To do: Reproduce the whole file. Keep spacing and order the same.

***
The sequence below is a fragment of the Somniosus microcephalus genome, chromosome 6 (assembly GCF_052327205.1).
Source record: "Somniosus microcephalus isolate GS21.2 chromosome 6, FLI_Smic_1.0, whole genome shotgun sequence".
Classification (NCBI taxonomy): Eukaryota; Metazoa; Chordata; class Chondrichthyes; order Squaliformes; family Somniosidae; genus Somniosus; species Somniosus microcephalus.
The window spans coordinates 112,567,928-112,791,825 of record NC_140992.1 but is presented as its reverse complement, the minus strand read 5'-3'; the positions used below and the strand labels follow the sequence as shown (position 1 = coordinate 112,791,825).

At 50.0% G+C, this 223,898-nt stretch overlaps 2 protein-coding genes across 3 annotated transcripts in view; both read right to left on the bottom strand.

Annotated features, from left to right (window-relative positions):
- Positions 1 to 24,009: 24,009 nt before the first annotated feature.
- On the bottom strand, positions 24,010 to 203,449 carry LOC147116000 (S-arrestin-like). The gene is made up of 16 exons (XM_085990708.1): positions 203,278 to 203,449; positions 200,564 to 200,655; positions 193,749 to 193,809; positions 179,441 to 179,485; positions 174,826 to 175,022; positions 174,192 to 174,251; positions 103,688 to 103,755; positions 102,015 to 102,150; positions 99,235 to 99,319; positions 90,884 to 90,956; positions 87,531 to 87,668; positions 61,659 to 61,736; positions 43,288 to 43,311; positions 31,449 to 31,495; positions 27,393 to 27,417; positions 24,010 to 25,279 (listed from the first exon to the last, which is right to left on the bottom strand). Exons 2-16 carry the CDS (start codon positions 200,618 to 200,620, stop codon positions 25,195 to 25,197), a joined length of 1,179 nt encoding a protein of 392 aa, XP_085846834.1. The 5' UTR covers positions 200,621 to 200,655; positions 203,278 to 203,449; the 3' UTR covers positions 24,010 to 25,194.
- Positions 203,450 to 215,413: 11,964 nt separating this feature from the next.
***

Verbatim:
The sequence below is a fragment of the Somniosus microcephalus genome, chromosome 6 (assembly GCF_052327205.1).
Source record: "Somniosus microcephalus isolate GS21.2 chromosome 6, FLI_Smic_1.0, whole genome shotgun sequence".
Classification (NCBI taxonomy): Eukaryota; Metazoa; Chordata; class Chondrichthyes; order Squaliformes; family Somniosidae; genus Somniosus; species Somniosus microcephalus.
The window spans coordinates 112,567,928-112,791,825 of record NC_140992.1 but is presented as its reverse complement, the minus strand read 5'-3'; the positions used below and the strand labels follow the sequence as shown (position 1 = coordinate 112,791,825).

At 50.0% G+C, this 223,898-nt stretch overlaps 2 protein-coding genes across 3 annotated transcripts in view; both read right to left on the bottom strand.

Annotated features, from left to right (window-relative positions):
- Positions 1 to 24,009: 24,009 nt before the first annotated feature.
- On the bottom strand, positions 24,010 to 203,449 carry LOC147116000 (S-arrestin-like). The gene is made up of 16 exons (XM_085990708.1): positions 203,278 to 203,449; positions 200,564 to 200,655; positions 193,749 to 193,809; positions 179,441 to 179,485; positions 174,826 to 175,022; positions 174,192 to 174,251; positions 103,688 to 103,755; positions 102,015 to 102,150; positions 99,235 to 99,319; positions 90,884 to 90,956; positions 87,531 to 87,668; positions 61,659 to 61,736; positions 43,288 to 43,311; positions 31,449 to 31,495; positions 27,393 to 27,417; positions 24,010 to 25,279 (listed from the first exon to the last, which is right to left on the bottom strand). Exons 2-16 carry the CDS (start codon positions 200,618 to 200,620, stop codon positions 25,195 to 25,197), a joined length of 1,179 nt encoding a protein of 392 aa, XP_085846834.1. The 5' UTR covers positions 200,621 to 200,655; positions 203,278 to 203,449; the 3' UTR covers positions 24,010 to 25,194.
- Positions 203,450 to 215,413: 11,964 nt separating this feature from the next.